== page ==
You may want to check to see what other tools are using the given integration key. It could be that the times that your task was previously configured to run coincided with times that another task or tool had been submitting events and saturating the rate limit. This would explain why changing the schedule made the 403 errors go away. Mind you, the rate limit is not enforced per IP address, but per integration key, which is why it would be important to keep track of where and how a given key is being used.
Other than that, I can’t yet think of anything else, especially in terms of why simply changing the schedule of a task would cause it to not hit the rate limit. That’s because cron schedules can specify down to the minute, and thus the highest frequency that a given task could be run is once per minute (unless you’re using a specialized / unorthodox implementation of cron).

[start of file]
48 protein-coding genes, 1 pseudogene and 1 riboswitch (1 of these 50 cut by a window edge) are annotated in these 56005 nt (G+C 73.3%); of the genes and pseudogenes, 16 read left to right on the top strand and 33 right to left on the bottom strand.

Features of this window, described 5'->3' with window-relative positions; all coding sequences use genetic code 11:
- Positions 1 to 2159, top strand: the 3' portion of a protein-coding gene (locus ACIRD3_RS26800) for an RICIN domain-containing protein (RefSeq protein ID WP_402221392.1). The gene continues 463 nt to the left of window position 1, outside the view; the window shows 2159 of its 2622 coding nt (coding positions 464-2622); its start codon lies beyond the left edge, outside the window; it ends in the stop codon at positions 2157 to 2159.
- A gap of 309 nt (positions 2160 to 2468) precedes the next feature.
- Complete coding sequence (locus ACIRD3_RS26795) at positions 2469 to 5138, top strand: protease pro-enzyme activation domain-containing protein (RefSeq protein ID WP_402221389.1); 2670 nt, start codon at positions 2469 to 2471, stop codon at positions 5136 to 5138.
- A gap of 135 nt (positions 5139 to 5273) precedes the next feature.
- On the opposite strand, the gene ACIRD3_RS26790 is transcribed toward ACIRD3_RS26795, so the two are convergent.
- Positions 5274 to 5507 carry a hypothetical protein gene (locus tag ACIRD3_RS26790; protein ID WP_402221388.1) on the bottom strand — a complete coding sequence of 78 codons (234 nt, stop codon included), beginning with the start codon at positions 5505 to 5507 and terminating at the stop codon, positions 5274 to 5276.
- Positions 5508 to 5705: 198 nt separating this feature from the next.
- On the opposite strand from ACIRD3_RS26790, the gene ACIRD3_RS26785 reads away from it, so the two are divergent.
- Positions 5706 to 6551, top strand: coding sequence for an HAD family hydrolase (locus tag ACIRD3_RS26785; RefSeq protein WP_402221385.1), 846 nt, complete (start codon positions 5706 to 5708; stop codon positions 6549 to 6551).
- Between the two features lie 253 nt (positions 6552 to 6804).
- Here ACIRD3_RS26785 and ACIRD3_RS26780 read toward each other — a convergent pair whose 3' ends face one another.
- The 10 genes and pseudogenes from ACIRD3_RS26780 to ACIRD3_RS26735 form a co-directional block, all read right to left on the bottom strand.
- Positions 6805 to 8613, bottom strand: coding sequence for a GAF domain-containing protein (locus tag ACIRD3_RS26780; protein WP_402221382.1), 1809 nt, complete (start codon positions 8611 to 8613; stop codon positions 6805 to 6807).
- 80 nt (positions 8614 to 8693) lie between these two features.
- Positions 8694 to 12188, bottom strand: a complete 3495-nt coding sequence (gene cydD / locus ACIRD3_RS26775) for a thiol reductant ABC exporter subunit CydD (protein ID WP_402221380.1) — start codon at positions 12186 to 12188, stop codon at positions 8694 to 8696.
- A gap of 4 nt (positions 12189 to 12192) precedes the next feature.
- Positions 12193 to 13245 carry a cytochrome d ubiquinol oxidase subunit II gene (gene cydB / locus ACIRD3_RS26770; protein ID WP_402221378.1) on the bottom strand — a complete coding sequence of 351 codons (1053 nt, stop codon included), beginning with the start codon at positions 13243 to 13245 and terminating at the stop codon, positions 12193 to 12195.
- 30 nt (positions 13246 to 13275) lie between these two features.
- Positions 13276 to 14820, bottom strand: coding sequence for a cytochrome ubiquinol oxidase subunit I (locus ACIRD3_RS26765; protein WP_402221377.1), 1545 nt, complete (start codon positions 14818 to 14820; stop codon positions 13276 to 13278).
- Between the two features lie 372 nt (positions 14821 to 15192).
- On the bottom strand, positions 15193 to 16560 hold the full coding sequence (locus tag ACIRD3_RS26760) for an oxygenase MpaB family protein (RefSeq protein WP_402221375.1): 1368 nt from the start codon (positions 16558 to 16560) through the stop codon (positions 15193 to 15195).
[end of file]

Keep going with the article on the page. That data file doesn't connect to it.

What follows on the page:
Moreover, if the task submits roughly the same number of events to the Events API in any case, it would make no difference if it ran once per minute or once per day. To elaborate, it would either hit the rate limit in both cases (because it starts sending events at a rate higher than 60/minute, so how often each instance of it runs is irrelevant) or neither, assuming that the task takes less than one minute to run.
If you would like, we can start a private conversation wherein it would be safer for me to share the sensitive details of how the integration key in question is being used vis-à-vis some internal diagnostics on the PagerDuty side of things.